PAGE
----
I am fully aware of that, but it does not really meet my point, nor does what the hon. Lady said meet it. It is all very well to have a Report in front of you and then say, "Do not read it or, if you do, do not make up your mind. Wait until you can get an opportunity for a Debate." How many opportunities have we had on these Select Committee Reports, and how many are we likely to have with the press of Parliamentary Business at present? We do not have Debates on these Reports shortly after they are issued, and when we read them we have not the evidence on which they are based before us. You can tell exactly what has happened. You can see this emergency organisation growing up. You can see the constant process of adaptation going on, and you can easily at any given moment come in and criticise the position.
May I deal for a few moments with the question of absenteeism? It is a very difficult question. I have defended the miners when they have been accused, because I know what the difficulties are and why some of the absenteeism arises. Consider the conditions in these factories. I believe a large number of the people in them have never worked in factories before. If you have not worked in a factory, it is difficult to get into the frame of mind to arrange your life so that you can always attend at regular hours, and it is difficult for people who have home ties to which they have been accustomed to attend to put all those matters aside and so organise their life that they can attend at absolutely regular hours. It would be remarkable if there were not absenteeism. Naturally one wants to see the figures improved, and the Minister has been able to give us an assurance that they are being improved and will be still further improved in the future. Absenteeism is not a question that you can deal with by a general resolution. Whether it is in the mine or in the factory, it is a matter for very patient work and very serious investigation by itself as to its causes and then endeavouring to remove them by such means as may be available. No one has given more help in removing them than trade union officials, and they will tell you how difficult it is to reduce the percentage, even when the men and the unions concerned are all whole-heartedly in favour of trying to effect an improvement, because it is a slow business. I do not think there is anything disturbing in the Report nor anything which, as far as I can gather, is not being dealt with.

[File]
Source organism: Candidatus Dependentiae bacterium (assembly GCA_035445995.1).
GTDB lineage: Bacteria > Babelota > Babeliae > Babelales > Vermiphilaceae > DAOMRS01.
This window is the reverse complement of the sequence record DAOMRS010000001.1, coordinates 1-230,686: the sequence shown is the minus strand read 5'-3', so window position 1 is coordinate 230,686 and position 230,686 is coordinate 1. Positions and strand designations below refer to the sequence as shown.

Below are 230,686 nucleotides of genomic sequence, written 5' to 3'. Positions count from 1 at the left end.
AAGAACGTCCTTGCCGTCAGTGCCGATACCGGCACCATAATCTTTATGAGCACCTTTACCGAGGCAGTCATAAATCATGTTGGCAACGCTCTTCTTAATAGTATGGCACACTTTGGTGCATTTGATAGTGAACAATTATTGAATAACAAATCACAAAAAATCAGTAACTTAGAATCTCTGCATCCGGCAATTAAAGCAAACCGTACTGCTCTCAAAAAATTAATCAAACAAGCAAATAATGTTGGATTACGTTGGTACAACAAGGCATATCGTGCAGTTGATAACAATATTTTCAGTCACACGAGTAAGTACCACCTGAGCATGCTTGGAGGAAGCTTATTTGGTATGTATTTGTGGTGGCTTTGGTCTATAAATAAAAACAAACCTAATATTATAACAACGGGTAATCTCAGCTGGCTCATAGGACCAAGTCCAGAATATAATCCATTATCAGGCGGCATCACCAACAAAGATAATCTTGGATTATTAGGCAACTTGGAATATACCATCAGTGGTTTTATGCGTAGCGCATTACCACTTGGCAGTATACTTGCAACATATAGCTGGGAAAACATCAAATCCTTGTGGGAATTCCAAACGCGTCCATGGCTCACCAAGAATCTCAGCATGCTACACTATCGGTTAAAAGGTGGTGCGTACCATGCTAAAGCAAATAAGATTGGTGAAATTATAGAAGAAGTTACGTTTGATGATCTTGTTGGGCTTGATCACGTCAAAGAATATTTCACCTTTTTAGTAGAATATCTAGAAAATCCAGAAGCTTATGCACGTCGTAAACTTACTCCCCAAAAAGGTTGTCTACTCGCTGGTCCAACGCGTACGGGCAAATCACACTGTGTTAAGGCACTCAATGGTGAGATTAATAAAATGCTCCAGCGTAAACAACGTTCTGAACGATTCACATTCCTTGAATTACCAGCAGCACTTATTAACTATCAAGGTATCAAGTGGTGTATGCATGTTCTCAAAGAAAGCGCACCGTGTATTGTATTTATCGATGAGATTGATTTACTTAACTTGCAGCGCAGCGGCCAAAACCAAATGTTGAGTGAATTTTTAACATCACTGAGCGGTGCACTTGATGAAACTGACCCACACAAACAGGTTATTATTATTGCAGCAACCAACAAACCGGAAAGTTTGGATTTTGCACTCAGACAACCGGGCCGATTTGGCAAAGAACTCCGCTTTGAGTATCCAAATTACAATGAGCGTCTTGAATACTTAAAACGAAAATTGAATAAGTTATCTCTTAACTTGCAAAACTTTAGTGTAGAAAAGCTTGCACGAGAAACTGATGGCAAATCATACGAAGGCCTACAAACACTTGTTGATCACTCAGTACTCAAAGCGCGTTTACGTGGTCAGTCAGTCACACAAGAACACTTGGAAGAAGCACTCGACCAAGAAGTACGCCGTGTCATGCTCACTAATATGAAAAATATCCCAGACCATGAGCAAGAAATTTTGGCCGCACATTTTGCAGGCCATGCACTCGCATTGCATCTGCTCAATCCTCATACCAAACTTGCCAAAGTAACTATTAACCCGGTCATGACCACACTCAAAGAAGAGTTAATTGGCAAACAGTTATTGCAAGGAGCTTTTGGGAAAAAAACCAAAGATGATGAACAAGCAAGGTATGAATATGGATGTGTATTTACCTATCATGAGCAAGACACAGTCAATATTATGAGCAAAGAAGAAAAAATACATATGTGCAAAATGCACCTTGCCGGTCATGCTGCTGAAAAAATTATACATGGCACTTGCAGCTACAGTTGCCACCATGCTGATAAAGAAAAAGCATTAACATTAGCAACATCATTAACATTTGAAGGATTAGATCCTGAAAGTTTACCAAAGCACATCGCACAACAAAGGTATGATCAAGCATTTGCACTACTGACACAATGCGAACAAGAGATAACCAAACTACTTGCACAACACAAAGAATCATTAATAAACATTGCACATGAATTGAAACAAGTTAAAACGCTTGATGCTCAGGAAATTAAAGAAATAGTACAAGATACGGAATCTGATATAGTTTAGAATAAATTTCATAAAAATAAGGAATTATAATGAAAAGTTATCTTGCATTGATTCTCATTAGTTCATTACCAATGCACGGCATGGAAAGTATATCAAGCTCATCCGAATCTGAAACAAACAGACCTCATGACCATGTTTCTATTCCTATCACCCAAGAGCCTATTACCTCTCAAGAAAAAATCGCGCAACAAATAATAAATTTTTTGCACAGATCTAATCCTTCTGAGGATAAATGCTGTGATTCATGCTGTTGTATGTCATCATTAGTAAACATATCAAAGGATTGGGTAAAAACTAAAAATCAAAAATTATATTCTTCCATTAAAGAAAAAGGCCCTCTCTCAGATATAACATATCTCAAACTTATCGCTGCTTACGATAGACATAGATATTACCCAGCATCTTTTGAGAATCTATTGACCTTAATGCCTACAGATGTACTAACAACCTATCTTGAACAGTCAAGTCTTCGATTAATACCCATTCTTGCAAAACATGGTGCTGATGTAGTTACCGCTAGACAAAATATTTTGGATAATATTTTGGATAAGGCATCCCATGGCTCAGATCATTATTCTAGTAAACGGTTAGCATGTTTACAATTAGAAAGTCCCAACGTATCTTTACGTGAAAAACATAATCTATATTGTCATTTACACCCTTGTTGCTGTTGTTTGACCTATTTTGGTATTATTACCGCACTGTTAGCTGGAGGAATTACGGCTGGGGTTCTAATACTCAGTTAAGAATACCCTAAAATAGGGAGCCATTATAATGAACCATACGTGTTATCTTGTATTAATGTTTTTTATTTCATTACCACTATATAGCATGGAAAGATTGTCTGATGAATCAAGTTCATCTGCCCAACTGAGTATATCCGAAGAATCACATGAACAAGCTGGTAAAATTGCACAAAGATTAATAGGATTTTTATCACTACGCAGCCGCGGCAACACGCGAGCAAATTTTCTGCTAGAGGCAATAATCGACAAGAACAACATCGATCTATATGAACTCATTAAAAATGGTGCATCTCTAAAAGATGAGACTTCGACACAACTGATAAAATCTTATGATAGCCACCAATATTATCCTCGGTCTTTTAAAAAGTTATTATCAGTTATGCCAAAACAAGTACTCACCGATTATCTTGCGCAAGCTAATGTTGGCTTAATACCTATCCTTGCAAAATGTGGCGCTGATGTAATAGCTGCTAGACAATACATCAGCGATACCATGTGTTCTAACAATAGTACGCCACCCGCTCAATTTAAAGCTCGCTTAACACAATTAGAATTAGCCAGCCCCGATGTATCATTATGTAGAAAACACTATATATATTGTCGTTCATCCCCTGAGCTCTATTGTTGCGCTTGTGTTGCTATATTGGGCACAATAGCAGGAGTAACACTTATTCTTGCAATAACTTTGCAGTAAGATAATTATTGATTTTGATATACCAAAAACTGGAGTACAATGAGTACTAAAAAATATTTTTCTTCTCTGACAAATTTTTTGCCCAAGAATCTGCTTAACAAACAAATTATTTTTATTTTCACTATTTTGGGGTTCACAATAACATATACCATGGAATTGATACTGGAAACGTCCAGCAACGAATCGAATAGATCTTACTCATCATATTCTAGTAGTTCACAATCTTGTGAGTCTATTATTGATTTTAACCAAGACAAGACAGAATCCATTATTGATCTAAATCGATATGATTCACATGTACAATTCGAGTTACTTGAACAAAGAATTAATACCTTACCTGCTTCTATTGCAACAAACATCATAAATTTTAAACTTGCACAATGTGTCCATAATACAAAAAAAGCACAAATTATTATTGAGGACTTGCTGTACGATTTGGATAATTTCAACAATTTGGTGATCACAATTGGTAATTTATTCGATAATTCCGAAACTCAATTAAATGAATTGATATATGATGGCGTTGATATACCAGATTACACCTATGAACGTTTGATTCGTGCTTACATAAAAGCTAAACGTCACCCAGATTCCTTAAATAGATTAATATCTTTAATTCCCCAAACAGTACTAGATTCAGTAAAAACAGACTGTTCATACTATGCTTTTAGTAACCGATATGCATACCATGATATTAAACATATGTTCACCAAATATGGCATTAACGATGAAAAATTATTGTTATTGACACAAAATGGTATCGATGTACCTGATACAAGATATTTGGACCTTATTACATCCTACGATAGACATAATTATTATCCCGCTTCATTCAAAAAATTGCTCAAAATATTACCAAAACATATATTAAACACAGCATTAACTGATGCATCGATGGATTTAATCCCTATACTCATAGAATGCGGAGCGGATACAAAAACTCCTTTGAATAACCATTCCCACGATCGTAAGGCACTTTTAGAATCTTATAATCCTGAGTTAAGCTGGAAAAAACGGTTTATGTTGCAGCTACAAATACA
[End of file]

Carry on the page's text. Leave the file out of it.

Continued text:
The Report refers to a particular group of factories which has seen a most enormous expansion, one of the biggest industrial expansions that can be imagined. A large number of these factories were non-existent before the war, and they now employ altogether some 300,000 hands. Some of the matters complained of, we are told, had already been put right as far back as March last, and, consequently, the Report, in that respect as in others, is out of date. That again draws attention to the method by which these Reports are produced. It is extraordinarily unfortunate that when a Report is published the Press immediately picks out any sensational features in it. These are given large headlines and a great feeling of unrest is created among people when they feel that the ordnance factories are being very badly run. That was the suggestion in some Press reports, and as a rule there is no official reply. The hon. Lady said we could ask for a Debate, but how many people who read those headlines, and the allegations of inefficiency against the factories, will take the trouble to read this Debate to-day? Very few, even if it is fully reported. A great many papers cannot find much space for Parliamentary reports. I think it is time we found a more regular and more convenient method of dealing with Select Committee's Reports. Some of them have not been debated at all. Some of the suggestions made are immense and far-reaching, and others are very trifling. There is the celebrated Report of a Committee which recommended that ladies engaged in forestry in Scotland should be provided with cinemas.